In May, Melissa Arnot became the first American woman to successfully climb Mount Everest without supplemental oxygen. A month earlier, her good friend and business manager in Seattle, Christine Hass, had a baby.
After such life-changing feats, you might think the two of them would want a leisurely summer. Maybe hang out at the pool and do a little less after summiting 29,028 feet in brutal conditions on dangerously thin mountain air, or caring for a newborn day and night after giving birth.
But you’d be wrong. Instead, the women are now helping Arnot’s climbing protégé, Maddie Miller, tackle a new adventure called the 50 Peaks Challenge, which involves climbing the highest point in all 50 U.S. states in 50 days.
With Microsoft Band, Skype, Office and Surface empowering their journey, Arnot and Miller are now on a cross-country race against the clock in a camper van named “Tiffany,” with Hass providing support from her home office in Seattle. The epic road trip and expedition kicked off on June 27 when Miller summited 20,308-foot Denali in Alaska. She then flew to Florida to join Arnot, who sustained a cold-related foot injury on Everest and skipped Denali to recover and finalize logistics.
After quickly reworking their plans – part of their nimble nature in the business — the pair is now heading north and west, before flying to Hawaii for a final hike up Mauna Kea in Hawaii. If they’re successful, Miller will be the first woman to complete the challenge.
For the trio, 50 Peaks is less about mountaineering and more about a powerful team working together to achieve goals, share a joy for adventure, and inspire others to accomplish great things. It’s a chance for Arnot, a renowned professional climbing guide, to mentor a younger athlete and share her vast mountaineering experience, which began at 19. She had quit an ad-writing job in Iowa, drove west and lived out of her truck to climb mountains.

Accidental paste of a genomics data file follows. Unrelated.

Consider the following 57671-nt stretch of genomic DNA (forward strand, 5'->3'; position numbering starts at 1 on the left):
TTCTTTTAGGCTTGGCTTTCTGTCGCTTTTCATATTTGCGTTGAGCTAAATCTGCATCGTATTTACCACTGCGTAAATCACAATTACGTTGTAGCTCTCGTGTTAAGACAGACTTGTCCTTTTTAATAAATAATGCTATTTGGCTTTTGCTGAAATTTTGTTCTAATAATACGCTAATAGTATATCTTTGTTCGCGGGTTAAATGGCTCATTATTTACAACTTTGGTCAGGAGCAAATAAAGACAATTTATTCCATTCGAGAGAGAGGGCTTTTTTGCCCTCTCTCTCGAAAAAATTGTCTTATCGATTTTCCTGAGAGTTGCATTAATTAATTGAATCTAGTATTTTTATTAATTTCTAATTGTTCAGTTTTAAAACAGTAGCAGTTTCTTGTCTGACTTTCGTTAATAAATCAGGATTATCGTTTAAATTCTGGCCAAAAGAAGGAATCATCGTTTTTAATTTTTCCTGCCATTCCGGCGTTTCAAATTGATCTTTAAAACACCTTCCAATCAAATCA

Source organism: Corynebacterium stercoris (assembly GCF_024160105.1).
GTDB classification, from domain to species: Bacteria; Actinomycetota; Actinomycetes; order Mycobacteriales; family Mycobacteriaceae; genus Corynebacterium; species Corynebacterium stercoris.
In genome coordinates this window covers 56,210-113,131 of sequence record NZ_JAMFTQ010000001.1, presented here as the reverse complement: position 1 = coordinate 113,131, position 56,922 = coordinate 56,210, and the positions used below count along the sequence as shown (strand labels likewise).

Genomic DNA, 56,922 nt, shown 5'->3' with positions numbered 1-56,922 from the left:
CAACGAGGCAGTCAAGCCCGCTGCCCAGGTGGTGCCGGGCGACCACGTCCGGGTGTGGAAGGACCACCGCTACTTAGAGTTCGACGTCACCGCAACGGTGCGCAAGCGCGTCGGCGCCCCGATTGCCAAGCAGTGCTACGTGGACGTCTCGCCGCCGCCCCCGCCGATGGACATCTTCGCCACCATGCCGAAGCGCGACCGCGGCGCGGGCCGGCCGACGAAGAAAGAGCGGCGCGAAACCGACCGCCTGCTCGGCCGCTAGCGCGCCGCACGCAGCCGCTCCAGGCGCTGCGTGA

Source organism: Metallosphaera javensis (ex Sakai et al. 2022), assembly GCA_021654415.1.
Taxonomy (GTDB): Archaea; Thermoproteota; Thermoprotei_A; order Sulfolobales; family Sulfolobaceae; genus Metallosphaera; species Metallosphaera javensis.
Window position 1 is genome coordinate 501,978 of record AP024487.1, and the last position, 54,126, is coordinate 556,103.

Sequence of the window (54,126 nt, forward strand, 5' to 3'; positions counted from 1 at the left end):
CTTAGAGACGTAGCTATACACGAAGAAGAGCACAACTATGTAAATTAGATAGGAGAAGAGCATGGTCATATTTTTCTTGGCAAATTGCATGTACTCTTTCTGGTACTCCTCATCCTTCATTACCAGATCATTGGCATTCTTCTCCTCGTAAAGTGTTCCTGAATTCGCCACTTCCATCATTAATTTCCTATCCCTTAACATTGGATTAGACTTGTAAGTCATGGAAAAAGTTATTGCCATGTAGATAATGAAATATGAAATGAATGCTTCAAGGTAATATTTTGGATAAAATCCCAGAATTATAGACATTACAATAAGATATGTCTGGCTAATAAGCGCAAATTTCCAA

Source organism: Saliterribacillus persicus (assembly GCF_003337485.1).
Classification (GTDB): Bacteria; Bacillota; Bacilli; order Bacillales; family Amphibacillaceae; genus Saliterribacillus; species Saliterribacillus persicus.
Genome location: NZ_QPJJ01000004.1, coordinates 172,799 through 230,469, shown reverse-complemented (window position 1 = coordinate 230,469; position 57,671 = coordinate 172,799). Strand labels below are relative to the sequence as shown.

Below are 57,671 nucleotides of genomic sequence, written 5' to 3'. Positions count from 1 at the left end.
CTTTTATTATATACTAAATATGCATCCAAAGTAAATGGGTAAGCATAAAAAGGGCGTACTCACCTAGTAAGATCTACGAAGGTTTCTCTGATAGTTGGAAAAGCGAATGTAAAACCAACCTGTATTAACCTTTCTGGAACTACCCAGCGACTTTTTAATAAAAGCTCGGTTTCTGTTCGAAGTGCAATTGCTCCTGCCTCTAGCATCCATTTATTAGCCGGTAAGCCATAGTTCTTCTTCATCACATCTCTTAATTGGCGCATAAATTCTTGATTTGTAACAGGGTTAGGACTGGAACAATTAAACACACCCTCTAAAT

“This year is really a year of mentorship, and it’s pretty special. It’s the most responsibility I’ve ever had in terms of teaching and caring for people,” says Arnot, who started her climbing business seven years ago. Earning success in a male-dominated industry, Arnot has summited Everest six times, led expeditions on three continents and climbed to the top of Mount Rainier more than a hundred times.
She has also supported others. This year, she guided a 13-year-old girl on climbs in Nepal for six weeks. She worked on her non-profit organization, The Juniper Fund, which helps families of Sherpas killed on Everest. And she’s been preparing Miller for 50 Peaks, on everything from gear to workouts to mental stamina. The two met in 2013, when Arnot guided Miller on a climb up Rainier as part of Miller’s high school graduation gift from her dad.
“It’s been teaching her the skills to be technically ready, but also the skills to have the confidence in herself that she can do this,” Arnot says of 50 Peaks, which includes technical climbs, shorter hikes and six summits in a single day.
For Miller, the challenge is an opportunity to learn mountaineering and life skills from a thriving entrepreneur and world-class climber.
“Melissa is a really important person in my life, not just for guiding me up mountains,” says Miller, a 21-year-old Colorado College senior majoring in mathematical economics. “She’s taught me that women can achieve so much, and do so much, and there’s no limitation.”